SYDNEY -- Adrian Gonzalez ripped line drives to all areas of the park, often scattering his Los Angeles Dodgers teammates in the outfield from the safety of the batting cage. It was just a few hours after arriving in Australia, with his body thinking it was about midnight.
Still, the first baseman who led the Dodgers in hits, home runs, RBIs and games played last season did a good job of making Sydney Cricket Ground, the home for two Major League Baseball season-opening games this weekend, sound and look like a real ballpark.
The Dodgers and their weekend opponents, the Arizona Diamondbacks, arrived early Tuesday on separate jumbos from the U.S. west coast. It was a 15-hour flight and took the teams across the International Date Line, missing Monday altogether, and putting them in a time zone 18 hours ahead of the one they left behind.
Hence Gonzalez in the batting cage was well past his usual bedtime, but looking pretty impressive.
"We're all very excited to be here," Gonzalez said before the Dodgers' workout. "We'll have a few hits, see how the ball carries, but it all looks like a real ball park."
Vin Scully, the 86-year-old Dodgers' announcer, proclaimed after he got off the plane that "it's great to be here," and Dodgers manager Don Mattingly and his Diamondbacks counterpart Kirk Gibson later gave the ball field a similar thumbs-up.
"No question, everyone is saying that having a chance to start the season here in Sydney, to be able to get out of spring training a bit early, it's great," said Mattingly. "Let's get this thing started."
Gibson said he had fond memories of Australia because he spent his honeymoon here in 1985 "and that part worked out pretty good, so I hope this does."
"Of all the historic places we've played over the years, you walk in and you can see they've put a lot of work into the field," Gibson added. "And I've been told by (Diamondbacks' Australian relief pitcher) Ryan Rowland-Smith, it's fair dinkum."
Translated, that means he thinks it's a pretty good place to play baseball.
Arizona first baseman Paul Goldschmidt was in the best position to judge the change to Sydney Cricket Ground, having been part of a promotional visit here last year.
"When I was here it was set up for cricket matches, but you wouldn't know that walking out there today," he said. "Very impressed."
Goldschmidt said he was surprised by the distance in foul territory between the baselines and the stands. That's in keeping with the natural shape of a cricket ground, where the batting "wicket" is usually closer to the center of the ground and the entire field is in play.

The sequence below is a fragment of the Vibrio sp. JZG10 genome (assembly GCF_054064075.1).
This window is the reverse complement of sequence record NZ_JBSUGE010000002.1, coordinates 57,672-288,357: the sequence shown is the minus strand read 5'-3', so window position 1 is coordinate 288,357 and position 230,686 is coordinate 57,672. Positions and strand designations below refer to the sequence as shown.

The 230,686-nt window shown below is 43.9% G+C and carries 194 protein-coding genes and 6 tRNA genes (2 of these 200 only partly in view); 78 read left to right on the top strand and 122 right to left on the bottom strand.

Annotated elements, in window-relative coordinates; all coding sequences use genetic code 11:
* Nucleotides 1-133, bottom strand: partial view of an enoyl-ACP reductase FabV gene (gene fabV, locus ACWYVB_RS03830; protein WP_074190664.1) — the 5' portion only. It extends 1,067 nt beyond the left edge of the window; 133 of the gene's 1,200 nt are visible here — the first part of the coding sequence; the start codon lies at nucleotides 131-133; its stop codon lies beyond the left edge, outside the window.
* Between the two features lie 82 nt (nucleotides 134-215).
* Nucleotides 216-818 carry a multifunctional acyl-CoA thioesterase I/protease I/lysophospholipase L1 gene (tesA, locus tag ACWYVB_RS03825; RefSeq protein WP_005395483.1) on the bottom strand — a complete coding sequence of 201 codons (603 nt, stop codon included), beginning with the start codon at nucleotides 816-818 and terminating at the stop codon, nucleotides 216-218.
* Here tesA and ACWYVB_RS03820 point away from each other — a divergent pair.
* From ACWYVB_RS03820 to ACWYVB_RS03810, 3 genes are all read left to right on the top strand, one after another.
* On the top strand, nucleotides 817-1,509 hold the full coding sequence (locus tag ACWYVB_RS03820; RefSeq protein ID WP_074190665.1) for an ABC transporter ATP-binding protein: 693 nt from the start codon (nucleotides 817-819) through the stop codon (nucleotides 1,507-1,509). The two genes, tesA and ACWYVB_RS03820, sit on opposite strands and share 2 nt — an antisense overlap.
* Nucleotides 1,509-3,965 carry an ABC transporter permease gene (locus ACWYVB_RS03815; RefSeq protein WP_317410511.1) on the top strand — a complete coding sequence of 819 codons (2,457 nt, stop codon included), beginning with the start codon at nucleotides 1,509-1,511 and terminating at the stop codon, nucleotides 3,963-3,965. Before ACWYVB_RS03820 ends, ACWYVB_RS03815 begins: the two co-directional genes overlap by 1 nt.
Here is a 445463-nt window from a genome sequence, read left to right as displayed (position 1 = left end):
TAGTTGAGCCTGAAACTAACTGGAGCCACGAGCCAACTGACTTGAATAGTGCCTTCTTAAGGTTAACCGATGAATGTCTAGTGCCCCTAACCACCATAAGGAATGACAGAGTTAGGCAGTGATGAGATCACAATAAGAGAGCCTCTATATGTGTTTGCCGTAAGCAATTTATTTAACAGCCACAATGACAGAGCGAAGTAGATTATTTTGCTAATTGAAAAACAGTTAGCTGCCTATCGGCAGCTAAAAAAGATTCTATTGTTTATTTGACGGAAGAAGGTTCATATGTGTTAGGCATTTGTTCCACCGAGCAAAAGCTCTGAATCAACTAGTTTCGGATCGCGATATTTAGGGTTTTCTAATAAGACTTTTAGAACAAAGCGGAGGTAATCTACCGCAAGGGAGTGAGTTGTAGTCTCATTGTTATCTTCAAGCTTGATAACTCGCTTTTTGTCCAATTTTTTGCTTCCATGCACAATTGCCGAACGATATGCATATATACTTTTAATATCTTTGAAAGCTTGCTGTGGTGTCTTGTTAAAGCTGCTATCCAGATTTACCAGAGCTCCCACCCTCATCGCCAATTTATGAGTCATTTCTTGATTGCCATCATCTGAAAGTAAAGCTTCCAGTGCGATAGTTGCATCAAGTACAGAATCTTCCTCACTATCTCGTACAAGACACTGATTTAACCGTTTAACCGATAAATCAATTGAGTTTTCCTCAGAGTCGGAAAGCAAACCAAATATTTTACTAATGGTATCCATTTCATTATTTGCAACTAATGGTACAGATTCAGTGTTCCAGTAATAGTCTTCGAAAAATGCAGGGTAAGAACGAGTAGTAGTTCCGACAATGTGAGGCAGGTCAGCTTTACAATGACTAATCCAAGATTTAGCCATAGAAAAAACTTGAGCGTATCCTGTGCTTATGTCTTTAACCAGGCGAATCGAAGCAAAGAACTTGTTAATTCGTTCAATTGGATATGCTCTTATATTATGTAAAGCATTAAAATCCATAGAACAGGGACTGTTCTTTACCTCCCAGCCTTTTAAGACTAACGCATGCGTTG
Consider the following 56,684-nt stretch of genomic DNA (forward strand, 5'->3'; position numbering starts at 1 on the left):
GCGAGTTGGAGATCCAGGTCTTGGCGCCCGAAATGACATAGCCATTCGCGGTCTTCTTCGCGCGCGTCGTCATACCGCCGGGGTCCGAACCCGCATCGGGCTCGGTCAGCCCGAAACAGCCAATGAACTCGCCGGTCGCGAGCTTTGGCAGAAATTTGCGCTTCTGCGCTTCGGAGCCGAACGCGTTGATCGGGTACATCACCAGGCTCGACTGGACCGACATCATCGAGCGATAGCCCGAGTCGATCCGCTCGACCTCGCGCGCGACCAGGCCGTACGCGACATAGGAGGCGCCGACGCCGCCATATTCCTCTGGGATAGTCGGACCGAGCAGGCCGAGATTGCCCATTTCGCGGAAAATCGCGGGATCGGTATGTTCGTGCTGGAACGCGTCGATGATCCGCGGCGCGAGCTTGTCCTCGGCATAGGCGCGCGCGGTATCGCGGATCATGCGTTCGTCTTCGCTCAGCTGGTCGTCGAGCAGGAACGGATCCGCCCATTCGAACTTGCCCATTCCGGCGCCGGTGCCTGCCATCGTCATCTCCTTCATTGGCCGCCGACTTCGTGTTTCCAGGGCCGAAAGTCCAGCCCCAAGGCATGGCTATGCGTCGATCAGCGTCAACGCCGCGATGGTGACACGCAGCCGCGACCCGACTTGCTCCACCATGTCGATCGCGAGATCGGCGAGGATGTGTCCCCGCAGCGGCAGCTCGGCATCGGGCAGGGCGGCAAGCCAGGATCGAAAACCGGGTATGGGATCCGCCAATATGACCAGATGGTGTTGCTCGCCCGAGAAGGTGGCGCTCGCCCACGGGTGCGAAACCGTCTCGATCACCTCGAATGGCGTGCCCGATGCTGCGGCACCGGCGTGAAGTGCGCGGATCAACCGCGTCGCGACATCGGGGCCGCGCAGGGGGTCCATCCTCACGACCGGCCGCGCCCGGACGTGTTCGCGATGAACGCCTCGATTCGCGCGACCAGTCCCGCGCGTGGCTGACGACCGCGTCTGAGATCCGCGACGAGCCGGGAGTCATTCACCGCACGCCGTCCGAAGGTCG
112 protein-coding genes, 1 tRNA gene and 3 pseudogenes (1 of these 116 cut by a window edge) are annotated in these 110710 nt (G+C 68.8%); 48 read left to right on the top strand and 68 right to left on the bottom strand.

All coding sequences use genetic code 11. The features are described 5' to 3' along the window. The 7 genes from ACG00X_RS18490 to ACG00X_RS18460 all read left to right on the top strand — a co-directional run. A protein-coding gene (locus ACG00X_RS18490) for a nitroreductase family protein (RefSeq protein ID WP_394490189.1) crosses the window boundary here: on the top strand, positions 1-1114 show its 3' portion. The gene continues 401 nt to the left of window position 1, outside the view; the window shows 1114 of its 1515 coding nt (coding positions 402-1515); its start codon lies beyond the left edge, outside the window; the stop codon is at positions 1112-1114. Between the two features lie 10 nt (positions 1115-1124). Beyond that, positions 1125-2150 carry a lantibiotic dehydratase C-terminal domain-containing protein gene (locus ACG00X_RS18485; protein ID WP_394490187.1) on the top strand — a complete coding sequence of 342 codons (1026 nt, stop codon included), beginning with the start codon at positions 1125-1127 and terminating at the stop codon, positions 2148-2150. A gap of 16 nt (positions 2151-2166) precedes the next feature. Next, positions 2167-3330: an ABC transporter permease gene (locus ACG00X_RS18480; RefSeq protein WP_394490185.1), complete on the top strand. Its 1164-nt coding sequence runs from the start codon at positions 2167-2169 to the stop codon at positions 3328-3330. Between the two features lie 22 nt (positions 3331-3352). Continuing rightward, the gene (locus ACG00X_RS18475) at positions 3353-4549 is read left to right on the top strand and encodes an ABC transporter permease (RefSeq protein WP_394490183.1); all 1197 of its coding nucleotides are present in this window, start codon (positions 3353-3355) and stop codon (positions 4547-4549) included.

"Foul territory, that's going to be the big difference," Goldschmidt said. "But baseball stadiums are different in the States, so it'll just take some adjusting. We'll work it out in the next few days."
The teams will only have one workout Wednesday before taking on Team Australia in a pair of exhibition games - the Diamondbacks on Thursday and the Dodgers on Friday.
Clayton Kershaw, who spent time Tuesday stretching in the outfield bullpen, will start for the Dodgers in Saturday's season opener. Left-hander Wade Miley replaces Patrick Corbin, who has a left elbow injury, as the Diamondbacks starter.
Gibson said Tuesday the Diamondbacks were still waiting for a second opinion on the severity of Corbin's injury, which could require surgery and put him out for the season.
The teams will close out the two-game series Sunday when the Dodgers' Hyun-Jin Ryu is slated to start against Arizona's Trevor Cahill.
The series marks the first regular-season games in Australia. Previous MLB season openers were held in Monterrey, Mexico (1999), San Juan, Puerto Rico (2001) and four times in Tokyo, most recently in 2012.
The weekend games will mark the 100th anniversary of an exhibition game played by the Chicago White Sox and the New York Giants at the same stadium.
Capacity crowds of about 40,000 are expected for both games at the historic ground where Australia's cricket teams have played memorable matches for the past century and a half. In keeping with the theme, Goldschmidt and Gonzalez were presented with cricket bats signed by Australia cricket captain Michael Clarke.
The two first basemen were asked to pose with the bats, and a few in the crowd chuckled when Gonzalez initially slung it over his shoulder in a very un-cricket like pose. But he quickly adopted an impressive Clarke-like stance for the cameras.
Gonzalez also prompted laughter later when he answered a question in Spanish for about 30 seconds. When asked for a translation into English, his response took only several seconds. He smiled and said: "We're ready to go."